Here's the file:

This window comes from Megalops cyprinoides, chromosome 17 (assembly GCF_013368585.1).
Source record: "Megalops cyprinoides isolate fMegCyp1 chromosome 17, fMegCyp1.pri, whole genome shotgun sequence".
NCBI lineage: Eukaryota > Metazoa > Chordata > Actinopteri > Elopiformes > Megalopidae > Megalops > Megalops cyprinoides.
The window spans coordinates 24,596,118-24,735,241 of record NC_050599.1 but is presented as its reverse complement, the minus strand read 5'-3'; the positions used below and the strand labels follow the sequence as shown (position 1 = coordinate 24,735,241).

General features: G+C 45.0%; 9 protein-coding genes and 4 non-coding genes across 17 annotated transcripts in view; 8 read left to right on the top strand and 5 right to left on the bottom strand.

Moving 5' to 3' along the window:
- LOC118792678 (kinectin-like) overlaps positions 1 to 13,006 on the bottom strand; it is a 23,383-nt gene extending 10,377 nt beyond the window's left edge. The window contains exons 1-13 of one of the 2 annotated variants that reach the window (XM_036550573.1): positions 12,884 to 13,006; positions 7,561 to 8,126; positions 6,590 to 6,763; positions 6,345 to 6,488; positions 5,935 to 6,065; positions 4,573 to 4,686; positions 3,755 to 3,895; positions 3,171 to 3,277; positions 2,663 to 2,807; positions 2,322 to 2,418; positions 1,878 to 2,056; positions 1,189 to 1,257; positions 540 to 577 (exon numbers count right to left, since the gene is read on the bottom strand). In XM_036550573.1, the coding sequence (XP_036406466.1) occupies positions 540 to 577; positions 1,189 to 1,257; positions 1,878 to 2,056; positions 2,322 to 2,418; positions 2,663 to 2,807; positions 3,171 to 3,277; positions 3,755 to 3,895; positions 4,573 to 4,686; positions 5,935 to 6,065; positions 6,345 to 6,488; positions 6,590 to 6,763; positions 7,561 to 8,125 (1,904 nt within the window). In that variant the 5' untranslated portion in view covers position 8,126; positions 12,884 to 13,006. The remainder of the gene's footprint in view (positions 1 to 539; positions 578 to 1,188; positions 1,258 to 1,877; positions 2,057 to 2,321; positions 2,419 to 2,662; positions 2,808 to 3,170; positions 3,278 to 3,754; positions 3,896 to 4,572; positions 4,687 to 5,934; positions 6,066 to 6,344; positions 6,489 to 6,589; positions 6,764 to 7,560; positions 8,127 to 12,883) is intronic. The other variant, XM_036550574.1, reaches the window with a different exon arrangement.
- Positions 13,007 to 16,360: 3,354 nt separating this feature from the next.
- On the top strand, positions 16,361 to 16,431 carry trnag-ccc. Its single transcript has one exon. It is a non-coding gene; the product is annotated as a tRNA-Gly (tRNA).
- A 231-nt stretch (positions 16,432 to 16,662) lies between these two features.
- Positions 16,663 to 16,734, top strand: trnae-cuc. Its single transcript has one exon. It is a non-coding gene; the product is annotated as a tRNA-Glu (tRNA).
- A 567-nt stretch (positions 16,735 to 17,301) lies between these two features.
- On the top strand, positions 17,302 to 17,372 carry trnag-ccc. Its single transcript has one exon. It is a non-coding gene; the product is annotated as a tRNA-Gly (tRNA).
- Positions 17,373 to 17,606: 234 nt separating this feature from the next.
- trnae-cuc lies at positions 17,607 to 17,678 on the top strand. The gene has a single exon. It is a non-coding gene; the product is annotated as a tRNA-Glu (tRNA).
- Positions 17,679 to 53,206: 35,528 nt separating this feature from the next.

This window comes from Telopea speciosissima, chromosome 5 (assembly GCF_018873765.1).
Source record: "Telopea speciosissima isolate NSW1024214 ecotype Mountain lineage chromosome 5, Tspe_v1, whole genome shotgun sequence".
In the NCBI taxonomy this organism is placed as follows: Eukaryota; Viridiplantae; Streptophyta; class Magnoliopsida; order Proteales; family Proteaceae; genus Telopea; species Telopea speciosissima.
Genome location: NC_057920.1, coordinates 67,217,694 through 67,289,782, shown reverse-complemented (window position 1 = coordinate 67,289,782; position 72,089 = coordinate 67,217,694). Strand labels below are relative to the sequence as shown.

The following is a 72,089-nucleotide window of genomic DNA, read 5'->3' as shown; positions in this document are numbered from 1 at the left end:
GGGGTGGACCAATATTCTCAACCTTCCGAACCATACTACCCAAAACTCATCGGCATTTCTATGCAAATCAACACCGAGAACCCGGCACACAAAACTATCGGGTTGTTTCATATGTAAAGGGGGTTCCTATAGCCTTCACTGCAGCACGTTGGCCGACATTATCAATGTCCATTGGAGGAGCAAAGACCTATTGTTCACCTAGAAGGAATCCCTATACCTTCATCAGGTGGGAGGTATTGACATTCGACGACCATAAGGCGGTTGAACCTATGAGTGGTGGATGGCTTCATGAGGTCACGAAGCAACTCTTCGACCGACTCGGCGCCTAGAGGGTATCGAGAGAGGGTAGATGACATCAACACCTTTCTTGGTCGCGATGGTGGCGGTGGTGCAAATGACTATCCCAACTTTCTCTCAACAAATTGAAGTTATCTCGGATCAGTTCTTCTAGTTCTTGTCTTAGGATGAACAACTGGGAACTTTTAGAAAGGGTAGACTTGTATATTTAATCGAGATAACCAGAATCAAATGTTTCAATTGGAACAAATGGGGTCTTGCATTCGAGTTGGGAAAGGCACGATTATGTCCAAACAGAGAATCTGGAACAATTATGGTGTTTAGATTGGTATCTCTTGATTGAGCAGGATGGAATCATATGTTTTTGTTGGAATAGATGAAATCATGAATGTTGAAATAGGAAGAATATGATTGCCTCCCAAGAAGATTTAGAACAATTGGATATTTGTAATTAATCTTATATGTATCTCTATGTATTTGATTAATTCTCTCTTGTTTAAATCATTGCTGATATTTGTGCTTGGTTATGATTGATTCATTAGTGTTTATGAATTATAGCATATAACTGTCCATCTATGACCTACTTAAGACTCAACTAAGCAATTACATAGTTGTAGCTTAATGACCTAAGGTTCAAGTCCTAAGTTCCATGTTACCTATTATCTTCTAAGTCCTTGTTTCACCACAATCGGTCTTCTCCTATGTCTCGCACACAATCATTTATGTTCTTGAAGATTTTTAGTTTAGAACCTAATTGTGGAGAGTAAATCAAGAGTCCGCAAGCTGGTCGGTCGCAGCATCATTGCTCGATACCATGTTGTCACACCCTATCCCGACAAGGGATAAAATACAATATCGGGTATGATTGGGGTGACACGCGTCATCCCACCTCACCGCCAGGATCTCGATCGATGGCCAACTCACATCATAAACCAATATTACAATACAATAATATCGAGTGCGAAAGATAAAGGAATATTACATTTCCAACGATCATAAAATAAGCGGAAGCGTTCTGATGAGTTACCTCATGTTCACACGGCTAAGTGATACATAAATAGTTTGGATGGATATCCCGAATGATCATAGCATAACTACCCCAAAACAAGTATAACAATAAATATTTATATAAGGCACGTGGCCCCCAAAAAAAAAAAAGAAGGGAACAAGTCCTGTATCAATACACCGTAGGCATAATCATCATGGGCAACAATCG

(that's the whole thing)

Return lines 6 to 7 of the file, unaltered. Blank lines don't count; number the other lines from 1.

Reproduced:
Moving 5' to 3' along the window:
- LOC118792678 (kinectin-like) overlaps positions 1 to 13,006 on the bottom strand; it is a 23,383-nt gene extending 10,377 nt beyond the window's left edge. The window contains exons 1-13 of one of the 2 annotated variants that reach the window (XM_036550573.1): positions 12,884 to 13,006; positions 7,561 to 8,126; positions 6,590 to 6,763; positions 6,345 to 6,488; positions 5,935 to 6,065; positions 4,573 to 4,686; positions 3,755 to 3,895; positions 3,171 to 3,277; positions 2,663 to 2,807; positions 2,322 to 2,418; positions 1,878 to 2,056; positions 1,189 to 1,257; positions 540 to 577 (exon numbers count right to left, since the gene is read on the bottom strand). In XM_036550573.1, the coding sequence (XP_036406466.1) occupies positions 540 to 577; positions 1,189 to 1,257; positions 1,878 to 2,056; positions 2,322 to 2,418; positions 2,663 to 2,807; positions 3,171 to 3,277; positions 3,755 to 3,895; positions 4,573 to 4,686; positions 5,935 to 6,065; positions 6,345 to 6,488; positions 6,590 to 6,763; positions 7,561 to 8,125 (1,904 nt within the window). In that variant the 5' untranslated portion in view covers position 8,126; positions 12,884 to 13,006. The remainder of the gene's footprint in view (positions 1 to 539; positions 578 to 1,188; positions 1,258 to 1,877; positions 2,057 to 2,321; positions 2,419 to 2,662; positions 2,808 to 3,170; positions 3,278 to 3,754; positions 3,896 to 4,572; positions 4,687 to 5,934; positions 6,066 to 6,344; positions 6,489 to 6,589; positions 6,764 to 7,560; positions 8,127 to 12,883) is intronic. The other variant, XM_036550574.1, reaches the window with a different exon arrangement.